In addition, there is preferential tax treatment and various tax reliefs in Singapore that foster and nurture business growth and regional expansion. A few examples would include the Productivity Innovation Credit scheme (“PIC”), Global Trade Programme (“GTP”) and Regional Headquarters Award (“RHQ”). The PIC encourages companies to invest in innovation and activities in relation to improving productivity. [To read more about these tax exemptions available in Singapore, read Rikvin’s article here]
In this day and age where intellectual property (“IP”) has become a key point of concern and contention in multiple industries, the protection of intellectual property has become increasingly important for start-ups.
India has been lacking in this area, but recent developments point towards a significant change in how it has begun to recognise the crucial importance of intellectual property protection. Two of the most note-worthy developments are the forming of the joint India-US working group, as well as the development of the National Intellectual Property Rights (IPR) Policy. Despite these efforts, India still ranked 43rd out of 45 countries in the 2017 Intellectual Property Index.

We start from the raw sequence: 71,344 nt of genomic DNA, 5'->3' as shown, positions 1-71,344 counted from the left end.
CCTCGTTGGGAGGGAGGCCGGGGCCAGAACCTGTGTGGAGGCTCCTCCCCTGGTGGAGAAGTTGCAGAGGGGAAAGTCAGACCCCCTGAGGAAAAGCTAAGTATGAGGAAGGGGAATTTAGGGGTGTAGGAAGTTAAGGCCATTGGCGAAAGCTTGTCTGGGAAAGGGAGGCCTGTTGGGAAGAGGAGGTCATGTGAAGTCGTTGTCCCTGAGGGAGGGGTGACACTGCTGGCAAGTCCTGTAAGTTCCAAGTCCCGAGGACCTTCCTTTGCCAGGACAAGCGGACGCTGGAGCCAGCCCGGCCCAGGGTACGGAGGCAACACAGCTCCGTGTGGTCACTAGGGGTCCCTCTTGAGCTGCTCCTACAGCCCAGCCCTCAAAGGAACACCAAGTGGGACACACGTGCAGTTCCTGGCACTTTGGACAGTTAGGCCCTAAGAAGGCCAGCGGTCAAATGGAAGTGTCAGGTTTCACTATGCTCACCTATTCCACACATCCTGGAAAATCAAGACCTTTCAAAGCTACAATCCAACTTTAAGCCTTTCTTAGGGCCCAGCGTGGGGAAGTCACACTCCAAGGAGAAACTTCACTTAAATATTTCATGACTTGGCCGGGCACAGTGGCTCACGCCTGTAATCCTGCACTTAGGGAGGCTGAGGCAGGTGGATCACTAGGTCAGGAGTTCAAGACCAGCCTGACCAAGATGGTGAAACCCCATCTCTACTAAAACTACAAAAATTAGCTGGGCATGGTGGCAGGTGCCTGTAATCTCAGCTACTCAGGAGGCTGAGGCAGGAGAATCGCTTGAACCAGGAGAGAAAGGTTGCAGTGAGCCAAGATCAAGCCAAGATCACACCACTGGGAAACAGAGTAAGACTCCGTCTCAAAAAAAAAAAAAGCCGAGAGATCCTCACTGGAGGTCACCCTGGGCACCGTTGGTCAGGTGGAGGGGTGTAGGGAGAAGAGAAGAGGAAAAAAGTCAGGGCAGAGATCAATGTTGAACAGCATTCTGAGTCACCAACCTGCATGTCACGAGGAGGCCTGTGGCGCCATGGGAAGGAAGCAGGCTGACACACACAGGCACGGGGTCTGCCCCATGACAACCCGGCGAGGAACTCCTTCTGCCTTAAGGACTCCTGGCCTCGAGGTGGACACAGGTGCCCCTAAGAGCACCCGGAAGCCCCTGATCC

Singapore on the other hand, has already established a strong framework through which intellectual property protection is respected and widely practised. In the last decade, Singapore’s worldwide rank has rapidly advanced upwards – it ranked 4th in the world and 1st in Asia in terms of Best Intellectual Property Protection in the World Economic Forum’s Study 2016-2017. Indeed, its robust IP regime has been one of the key attractions of the city-state, with leading multi-national corporations (“MNCs”) such as Proctor and Gamble, Mead Johnson, Fraser and Neave have selected Singapore as their destination of choice for research & development, citing its strong IP regime as one of the key factors that influenced their decision.
Hence, for budding entrepreneurs who value the protection of their IP and view it as a core component of their business may find that locating their business in Singapore may be of a greater advantage.
Given its lack of natural resources, Singapore has painstakingly nurtured an extremely business-friendly environment, to compete on the same foot with its global competitors. Certainly, its policies and development of facilities and infrastructure have paid off, as Singapore is now considered one of the most dynamic financial hubs in Asia. Naturally then, it is not only Indian start-ups who have begun gravitating to this small nation-state, to leverage off the world of opportunities that it presents.
Related link: India-Singapore DTAA Revised 2017 »
Interested in relocating your company to Singapore?